Saturday, June 22, 2013

37. Review of a cautionary tale (June 20, 2013)

37. a cautionary tale

The Flea Theatre, on White Street, in Tribeca.

Once again, the Bats, the always dynamic and often arrestingly talented young, non-Equity, resident acting company at the Flea Theatre in Tribeca, are demonstrating their vitality and panache. As usual, they begin the evening by hanging around the performance space, chatting happily with one another and with friends or anyone else in the audience (the small stage and extremely limited seating area are in very tight proximity), or even playing ball. Their oddball vehicle, cleverly directed by Benjamin H. Kamine, who staged last season’s JOB by Thomas Bradshaw here, is in the Flea’s tiny basement venue, but, as usual, these inventive artists have found a way to make the severely limited space resound with excellent sound effects and music (Jeremy S. Bloom), arresting lighting effects (Jonathan Cottle), creatively inspired low-budget scenery (David Meyer), and energetic movement.       

Unfortunately, Christopher Oscar Peña’s a cautionary tail (as he spells it), a bizarre mingling of naturalism, surrealism, and even Chinese opera, is overlong at nearly two and a half hours; the intermission, which lasted over 20 minutes, required the audience to leave the theatre while the scenery for act 2 was set up, but the balmy early summer air outside was an inviting reprieve from the un-air conditioned stuffiness downstairs.

This rambling, multi-scened mixture of comedy and drama focuses on the sibling friction between a gay Chinese-American brother, Luke Wood (an excellent Tony Vo), and his older sister, the violin-playing Vivienne (Cleo Gray, quite good), who are portrayed realistically, and the cruel power over them exercised by their ruthless mother, Tiger. Tiger is well played by Bobby Foley,  a slender male actor in a weird drag getup consisting of a yellow robe tightly cinched at the waist, black gloves, a large fan he sharply snaps open and shut, and a headdress and makeup influenced by Chinese theatre. Tiger is surely the monstrous incarnation of the ultimate Tiger Mother, that much-discussed Chinese-American parent who, to some critics, suffocates her children with excessive pressure to guarantee their entrance into the top schools.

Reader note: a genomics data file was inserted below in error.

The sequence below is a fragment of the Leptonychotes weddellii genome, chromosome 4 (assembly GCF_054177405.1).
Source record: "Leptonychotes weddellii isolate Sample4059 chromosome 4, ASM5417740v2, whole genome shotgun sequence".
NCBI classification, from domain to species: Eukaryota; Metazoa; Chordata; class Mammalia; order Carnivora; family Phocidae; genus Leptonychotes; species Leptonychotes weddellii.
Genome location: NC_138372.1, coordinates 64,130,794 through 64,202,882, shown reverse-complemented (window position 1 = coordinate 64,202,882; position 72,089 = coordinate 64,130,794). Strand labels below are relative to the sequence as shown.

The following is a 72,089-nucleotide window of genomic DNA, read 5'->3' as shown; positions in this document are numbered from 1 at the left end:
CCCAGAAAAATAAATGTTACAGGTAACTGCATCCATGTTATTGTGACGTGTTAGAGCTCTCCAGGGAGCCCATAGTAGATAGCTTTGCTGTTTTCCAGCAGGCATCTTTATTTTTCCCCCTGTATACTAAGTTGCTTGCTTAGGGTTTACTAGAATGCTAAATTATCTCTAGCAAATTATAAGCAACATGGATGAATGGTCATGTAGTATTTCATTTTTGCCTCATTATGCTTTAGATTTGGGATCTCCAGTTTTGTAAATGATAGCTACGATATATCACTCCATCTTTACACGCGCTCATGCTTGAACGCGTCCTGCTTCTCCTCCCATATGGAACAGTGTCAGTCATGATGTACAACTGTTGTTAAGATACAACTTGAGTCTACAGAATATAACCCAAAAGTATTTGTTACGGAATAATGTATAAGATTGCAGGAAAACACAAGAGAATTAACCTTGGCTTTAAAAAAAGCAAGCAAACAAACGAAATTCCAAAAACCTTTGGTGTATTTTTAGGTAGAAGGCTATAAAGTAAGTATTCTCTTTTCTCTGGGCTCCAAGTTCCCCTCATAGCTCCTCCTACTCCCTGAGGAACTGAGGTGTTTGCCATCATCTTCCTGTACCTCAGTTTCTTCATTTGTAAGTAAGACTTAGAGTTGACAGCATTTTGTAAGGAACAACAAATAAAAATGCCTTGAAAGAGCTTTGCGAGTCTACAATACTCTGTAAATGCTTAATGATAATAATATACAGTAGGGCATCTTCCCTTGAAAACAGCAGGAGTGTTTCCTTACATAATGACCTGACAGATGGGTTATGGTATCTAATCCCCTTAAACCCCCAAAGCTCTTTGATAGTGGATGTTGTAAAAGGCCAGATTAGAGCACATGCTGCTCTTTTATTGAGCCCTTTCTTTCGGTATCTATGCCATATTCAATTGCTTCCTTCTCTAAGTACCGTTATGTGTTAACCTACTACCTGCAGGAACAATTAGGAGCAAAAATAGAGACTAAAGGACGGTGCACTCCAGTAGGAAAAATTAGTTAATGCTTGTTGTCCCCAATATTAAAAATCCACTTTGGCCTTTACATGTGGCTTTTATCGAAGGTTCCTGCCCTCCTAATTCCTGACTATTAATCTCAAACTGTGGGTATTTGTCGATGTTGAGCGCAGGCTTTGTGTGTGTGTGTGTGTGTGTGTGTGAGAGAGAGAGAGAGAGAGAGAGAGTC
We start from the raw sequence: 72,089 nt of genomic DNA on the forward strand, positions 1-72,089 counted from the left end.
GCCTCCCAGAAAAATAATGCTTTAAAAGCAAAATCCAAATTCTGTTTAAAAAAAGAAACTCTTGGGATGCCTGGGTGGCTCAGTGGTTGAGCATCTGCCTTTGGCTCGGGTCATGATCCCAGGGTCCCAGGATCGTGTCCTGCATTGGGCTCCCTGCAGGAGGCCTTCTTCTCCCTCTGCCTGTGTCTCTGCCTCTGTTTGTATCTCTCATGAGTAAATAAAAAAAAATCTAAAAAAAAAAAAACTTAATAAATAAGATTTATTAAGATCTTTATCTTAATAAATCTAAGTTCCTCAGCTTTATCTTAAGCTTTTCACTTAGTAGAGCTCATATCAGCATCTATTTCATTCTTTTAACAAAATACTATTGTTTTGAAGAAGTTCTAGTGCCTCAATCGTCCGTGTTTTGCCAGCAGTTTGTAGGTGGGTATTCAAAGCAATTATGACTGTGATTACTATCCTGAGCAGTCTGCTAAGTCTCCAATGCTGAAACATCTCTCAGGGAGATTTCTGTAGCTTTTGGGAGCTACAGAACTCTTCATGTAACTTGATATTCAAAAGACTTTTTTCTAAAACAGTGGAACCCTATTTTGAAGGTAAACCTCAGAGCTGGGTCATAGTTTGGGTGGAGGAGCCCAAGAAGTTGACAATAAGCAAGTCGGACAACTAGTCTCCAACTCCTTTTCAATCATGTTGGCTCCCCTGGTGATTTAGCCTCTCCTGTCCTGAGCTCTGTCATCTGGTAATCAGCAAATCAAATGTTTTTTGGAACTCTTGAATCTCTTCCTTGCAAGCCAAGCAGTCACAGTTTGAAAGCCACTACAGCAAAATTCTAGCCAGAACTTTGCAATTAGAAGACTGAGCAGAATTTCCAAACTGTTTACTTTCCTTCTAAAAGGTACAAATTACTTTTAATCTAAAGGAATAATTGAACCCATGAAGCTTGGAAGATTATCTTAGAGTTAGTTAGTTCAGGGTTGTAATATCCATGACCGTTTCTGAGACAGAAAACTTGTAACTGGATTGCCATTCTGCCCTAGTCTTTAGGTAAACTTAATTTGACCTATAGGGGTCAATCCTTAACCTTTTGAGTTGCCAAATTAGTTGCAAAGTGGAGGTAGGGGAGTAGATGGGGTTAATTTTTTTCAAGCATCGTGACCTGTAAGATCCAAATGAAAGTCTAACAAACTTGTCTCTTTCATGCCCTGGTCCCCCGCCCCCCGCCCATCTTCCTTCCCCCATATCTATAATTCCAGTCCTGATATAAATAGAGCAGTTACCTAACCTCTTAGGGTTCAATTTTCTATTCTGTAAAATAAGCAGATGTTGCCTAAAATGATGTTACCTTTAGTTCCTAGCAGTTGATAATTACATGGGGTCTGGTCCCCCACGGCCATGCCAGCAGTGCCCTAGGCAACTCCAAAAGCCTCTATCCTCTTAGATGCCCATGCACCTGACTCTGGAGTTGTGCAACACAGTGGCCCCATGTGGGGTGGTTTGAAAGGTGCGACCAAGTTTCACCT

Bobby Foley as Tiger in a cautionary tale. Photo: Hunter Canning..
A number of subjects and themes arise during the action, including abortion, interracial romance, college and career choices, homosexuality, teenage promiscuity, identity, revenge, retribution, social media (there’s a scene about Facebook), tai chi, maternal domination (and its comeuppance), sacrifice, and female employer-male employee sexual power playing;  aside from its reference to the man’s need to be a tiger to succeed (Foley plays the meek male employee), what this scene was doing in the play beats me. There are phantasmagorical scenes involving a weird Mephistophelian insurance agent, who barges into people’s apartments, and others showing the torments of hell, depicted with an imaginative set of cloth stalactites and elastic ribbons. This being something of a coming-of-age drama, the characters, seen mostly in their teenage years, return a decade later in their maturity, and we see how far (or not) they’ve evolved from who they were before (see THE ASSEMBLED PARTIES for a more effective use of this device). Many scenes or scene breaks involve the large and very well-drilled ensemble doing rapid Chinese theatre and martial arts based movements, but what they all have to do with one another is not especially clear. Without them, however, this would be a less interesting presentation, so you take your pleasures where you find them.
Cleo Gray as Vivienne in a cautionary tail. Photo: Hunter Canning.
I was curious about why the title uses the word “tail” so I asked one of the actors on the way out if he could explain. He said it was a play on words, a reference to the tiger’s tail. Oh, thanks, I said, and moved on, still uncertain not only as to what that implied, but about many other things in the play. (There’s also an unrelated, new animated film, with the voice of Cate Blanchett, which uses the same title.) Still, it was in keeping with the spirit of other unconventional plays I’ve seen in this space with the Bats, and it gives this always refreshing group a playground for continuing to make offbeat theatre.